50 Cent has opened up about an issue Gayle King took with him over comments he made about Oprah Winfrey. TooFab noted that, in his new autobiography Hustle Harder, Hustle Smarter, the always outspoken rapper details a time King confronted him over comments he'd made about Oprah Winfrey in 2012.
At the time, King took issues with a remark 50 Cent, whose real name is Curtis Jackson III, made to The Hollywood Reporter. "Oprah's audience is my audience's parents, so I could care less about Oprah or her show," he said at the time. In Jackon's book, he says King approached him about it at a charity gala. "Gayle is the real deal -- a very sophisticated, secure, and smart lady," Jackson wrote. "She's never afraid of a situation... so she marched right up to me and basically said, 'Why you talkin' s- about my girl?'"
"Listen, I'd love to be Oprah's friend," Jackson told King in response. "But if we can't be friends, could we at least be enemies?" He also clarified what he meant by "enemies."
"Before meeting me, they had bought into the 50 Cent persona," Jackson wrote. "Someone who got into beefs and drama because he just couldn't help himself. But when I said, 'At least let me be an enemy,' they understood that when I got into a beef, it was never driven by emotion. Instead, I was moving off of strategy."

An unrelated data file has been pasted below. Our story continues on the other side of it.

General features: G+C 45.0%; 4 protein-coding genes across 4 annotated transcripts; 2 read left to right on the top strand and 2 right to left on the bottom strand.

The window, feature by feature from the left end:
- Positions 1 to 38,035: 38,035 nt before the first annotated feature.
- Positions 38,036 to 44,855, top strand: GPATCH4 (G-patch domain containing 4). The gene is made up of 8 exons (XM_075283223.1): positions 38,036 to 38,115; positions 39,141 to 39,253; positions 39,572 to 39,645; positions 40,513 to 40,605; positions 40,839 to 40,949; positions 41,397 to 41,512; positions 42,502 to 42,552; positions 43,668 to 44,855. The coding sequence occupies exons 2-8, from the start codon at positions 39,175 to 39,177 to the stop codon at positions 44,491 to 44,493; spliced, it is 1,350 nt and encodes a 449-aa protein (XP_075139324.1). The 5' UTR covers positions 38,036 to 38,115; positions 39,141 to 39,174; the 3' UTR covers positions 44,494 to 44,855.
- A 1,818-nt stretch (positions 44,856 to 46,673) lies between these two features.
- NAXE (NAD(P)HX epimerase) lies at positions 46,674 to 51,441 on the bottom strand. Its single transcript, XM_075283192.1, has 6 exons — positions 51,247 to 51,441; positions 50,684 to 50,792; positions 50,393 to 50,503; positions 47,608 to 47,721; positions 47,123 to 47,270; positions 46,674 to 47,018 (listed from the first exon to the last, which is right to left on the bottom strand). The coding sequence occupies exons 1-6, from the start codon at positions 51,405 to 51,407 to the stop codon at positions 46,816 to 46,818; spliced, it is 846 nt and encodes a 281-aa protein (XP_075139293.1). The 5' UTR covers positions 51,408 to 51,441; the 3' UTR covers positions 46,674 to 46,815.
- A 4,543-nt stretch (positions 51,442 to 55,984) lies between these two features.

Strategy aside, King actually brought Jackson and Winfrey together that same year when he appeared on Winfrey's special, Oprah's Next Chapter, back in 2012. Though their "feud" had been put aside, it was recently re-ignited when Jackson criticized Winfrey for her approach to the #MeToo movement on social media.
Jackson also waded into King's own recent controversy, when she asked WNBA star Lisa Leslie about Kobe Bryant's rape allegations just weeks after the NBA star was killed in a helicopter crash on Jan. 26. In the clip, King asks Leslie about Bryant's "complicated" legacy in regards to his sexual assault charge, which was dismissed in 2004.
"It's not complicated. You just said it was dismissed," Jackson said in an Instagram video he posted with him watching the clip. King agreed that the video appeared to be in poor taste, but stressed that the segment everyone took issue with was edited for a promotional spot, and the question made more sense in the context of the full interview.